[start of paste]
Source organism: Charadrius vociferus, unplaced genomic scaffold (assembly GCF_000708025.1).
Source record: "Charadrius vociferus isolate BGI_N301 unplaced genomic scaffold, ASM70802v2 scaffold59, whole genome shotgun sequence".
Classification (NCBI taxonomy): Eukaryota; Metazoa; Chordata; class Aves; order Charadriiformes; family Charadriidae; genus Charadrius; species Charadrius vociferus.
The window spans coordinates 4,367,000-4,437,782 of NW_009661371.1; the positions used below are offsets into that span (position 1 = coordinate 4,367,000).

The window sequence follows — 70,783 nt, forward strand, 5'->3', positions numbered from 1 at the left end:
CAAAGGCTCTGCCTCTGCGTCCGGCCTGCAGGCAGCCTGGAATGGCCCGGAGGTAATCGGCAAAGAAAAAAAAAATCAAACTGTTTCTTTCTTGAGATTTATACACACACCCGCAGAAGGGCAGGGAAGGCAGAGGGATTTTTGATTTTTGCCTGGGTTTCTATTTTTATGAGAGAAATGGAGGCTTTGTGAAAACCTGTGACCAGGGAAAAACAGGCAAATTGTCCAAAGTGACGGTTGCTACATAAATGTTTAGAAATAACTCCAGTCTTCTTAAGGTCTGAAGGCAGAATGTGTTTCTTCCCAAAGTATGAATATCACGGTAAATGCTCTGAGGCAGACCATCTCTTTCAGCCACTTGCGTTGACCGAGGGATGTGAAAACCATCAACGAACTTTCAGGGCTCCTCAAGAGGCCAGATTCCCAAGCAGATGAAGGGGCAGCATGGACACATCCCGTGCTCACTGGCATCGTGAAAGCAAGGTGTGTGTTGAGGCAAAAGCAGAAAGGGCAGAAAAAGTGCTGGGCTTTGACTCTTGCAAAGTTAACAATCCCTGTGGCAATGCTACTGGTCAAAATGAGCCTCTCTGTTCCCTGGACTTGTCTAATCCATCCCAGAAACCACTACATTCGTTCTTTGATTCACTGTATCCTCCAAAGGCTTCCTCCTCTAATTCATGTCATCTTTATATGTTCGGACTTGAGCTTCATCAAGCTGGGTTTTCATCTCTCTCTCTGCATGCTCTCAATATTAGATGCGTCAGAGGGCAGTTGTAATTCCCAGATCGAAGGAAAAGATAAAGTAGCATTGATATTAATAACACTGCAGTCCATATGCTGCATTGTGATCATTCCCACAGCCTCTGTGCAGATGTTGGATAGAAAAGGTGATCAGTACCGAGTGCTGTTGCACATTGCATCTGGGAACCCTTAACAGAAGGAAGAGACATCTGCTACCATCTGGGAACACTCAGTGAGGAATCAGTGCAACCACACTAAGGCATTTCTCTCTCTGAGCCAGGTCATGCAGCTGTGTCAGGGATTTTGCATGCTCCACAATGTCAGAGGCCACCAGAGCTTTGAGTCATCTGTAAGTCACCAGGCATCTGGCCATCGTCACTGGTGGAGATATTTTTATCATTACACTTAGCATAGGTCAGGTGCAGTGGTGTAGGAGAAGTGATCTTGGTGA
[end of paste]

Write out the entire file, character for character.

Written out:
Source organism: Charadrius vociferus, unplaced genomic scaffold (assembly GCF_000708025.1).
Source record: "Charadrius vociferus isolate BGI_N301 unplaced genomic scaffold, ASM70802v2 scaffold59, whole genome shotgun sequence".
Classification (NCBI taxonomy): Eukaryota; Metazoa; Chordata; class Aves; order Charadriiformes; family Charadriidae; genus Charadrius; species Charadrius vociferus.
The window spans coordinates 4,367,000-4,437,782 of NW_009661371.1; the positions used below are offsets into that span (position 1 = coordinate 4,367,000).

The window sequence follows — 70,783 nt, forward strand, 5'->3', positions numbered from 1 at the left end:
CAAAGGCTCTGCCTCTGCGTCCGGCCTGCAGGCAGCCTGGAATGGCCCGGAGGTAATCGGCAAAGAAAAAAAAAATCAAACTGTTTCTTTCTTGAGATTTATACACACACCCGCAGAAGGGCAGGGAAGGCAGAGGGATTTTTGATTTTTGCCTGGGTTTCTATTTTTATGAGAGAAATGGAGGCTTTGTGAAAACCTGTGACCAGGGAAAAACAGGCAAATTGTCCAAAGTGACGGTTGCTACATAAATGTTTAGAAATAACTCCAGTCTTCTTAAGGTCTGAAGGCAGAATGTGTTTCTTCCCAAAGTATGAATATCACGGTAAATGCTCTGAGGCAGACCATCTCTTTCAGCCACTTGCGTTGACCGAGGGATGTGAAAACCATCAACGAACTTTCAGGGCTCCTCAAGAGGCCAGATTCCCAAGCAGATGAAGGGGCAGCATGGACACATCCCGTGCTCACTGGCATCGTGAAAGCAAGGTGTGTGTTGAGGCAAAAGCAGAAAGGGCAGAAAAAGTGCTGGGCTTTGACTCTTGCAAAGTTAACAATCCCTGTGGCAATGCTACTGGTCAAAATGAGCCTCTCTGTTCCCTGGACTTGTCTAATCCATCCCAGAAACCACTACATTCGTTCTTTGATTCACTGTATCCTCCAAAGGCTTCCTCCTCTAATTCATGTCATCTTTATATGTTCGGACTTGAGCTTCATCAAGCTGGGTTTTCATCTCTCTCTCTGCATGCTCTCAATATTAGATGCGTCAGAGGGCAGTTGTAATTCCCAGATCGAAGGAAAAGATAAAGTAGCATTGATATTAATAACACTGCAGTCCATATGCTGCATTGTGATCATTCCCACAGCCTCTGTGCAGATGTTGGATAGAAAAGGTGATCAGTACCGAGTGCTGTTGCACATTGCATCTGGGAACCCTTAACAGAAGGAAGAGACATCTGCTACCATCTGGGAACACTCAGTGAGGAATCAGTGCAACCACACTAAGGCATTTCTCTCTCTGAGCCAGGTCATGCAGCTGTGTCAGGGATTTTGCATGCTCCACAATGTCAGAGGCCACCAGAGCTTTGAGTCATCTGTAAGTCACCAGGCATCTGGCCATCGTCACTGGTGGAGATATTTTTATCATTACACTTAGCATAGGTCAGGTGCAGTGGTGTAGGAGAAGTGATCTTGGTGA